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September 3rd, 2014
eCommerce Best Practice: Require Customers to Click “I Agree”
The Ninth Circuit recently affirmed what many industry players already recognized: when conducting eCommerce with consumers, the safest practice for businesses looking to enforce their website's terms is to include obvious indicia of consumer consent, possibly through use of a "clickwrap" agreement (where website users are required to affirmatively click on an "I agree" box).
The trial court agreed with the customer, and Barnes & Noble appealed. The U.S. Court of Appeals for the Ninth Circuit affirmed, stating:
This is a significant legal development for any company conducting eCommerce with consumers. As a best practice, a business operating a consumer-directed website or application should consider using a clickwrap agreement - not a browsewrap agreement - for any website terms it plans to enforce; the mere posting of terms online is unlikely to suffice.
For more information on the Barnes & Noble decision, or any other eCommerce or technology law issues, please contact Greg Boyd at (212) 826 5581 or email@example.com, Hannah Taylor at (212) 705 4849 or firstname.lastname@example.org, or any other member of the Frankfurt Kurnit Technology, Digital Media and Privacy Group.
Other Technology Law Alerts
Risky Business Just Got Riskier - DOJ Changes Stance on Internet Gambling
Last week the U.S. Department of Justice (DOJ) made waves in the online gambling industry with an Opinion interpreting the Wire Act (18 U.S.C. § 1084). In the Opinion, DOJ's Office of Legal Counsel concluded that most sections of the Wire Act are not limited to sports-related wagers and instead prohibit the use of interstate wires for any bets or wagers. Read more.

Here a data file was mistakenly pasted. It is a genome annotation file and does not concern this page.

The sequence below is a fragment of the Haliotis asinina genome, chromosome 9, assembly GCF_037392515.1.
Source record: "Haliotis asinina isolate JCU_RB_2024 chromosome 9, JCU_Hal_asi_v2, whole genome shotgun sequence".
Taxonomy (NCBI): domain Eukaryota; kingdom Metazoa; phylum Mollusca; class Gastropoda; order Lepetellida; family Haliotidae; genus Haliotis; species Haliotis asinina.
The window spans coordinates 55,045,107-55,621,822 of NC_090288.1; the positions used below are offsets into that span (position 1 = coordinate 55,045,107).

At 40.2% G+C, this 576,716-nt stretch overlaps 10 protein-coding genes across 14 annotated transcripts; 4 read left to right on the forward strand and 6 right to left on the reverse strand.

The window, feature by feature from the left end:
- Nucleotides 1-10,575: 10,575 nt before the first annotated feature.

January 23 2019
Video Games With Advanced Communications Services Must Now Be Accessible to Players With Disabilities
An important legal waiver recently expired and as a result, video game developers and publishers must now ensure that new and substantially upgraded games comply with the accessibility requirements of the 21st Century Communications and Video Accessibility Act (“CVAA”). Read more.
January 7 2019
Shields On: 9th Circuit Strengthens Legal Defense for Video Game Developers
There's good news for game developers who incorporate real-world elements in their games. On October 20, 2017, the Court of Appeals for the Ninth Circuit affirmed a trial court decision which found that Gran Turismo, a Sony video game, was an expressive work entitled to First Amendment protection Read more.
November 2 2017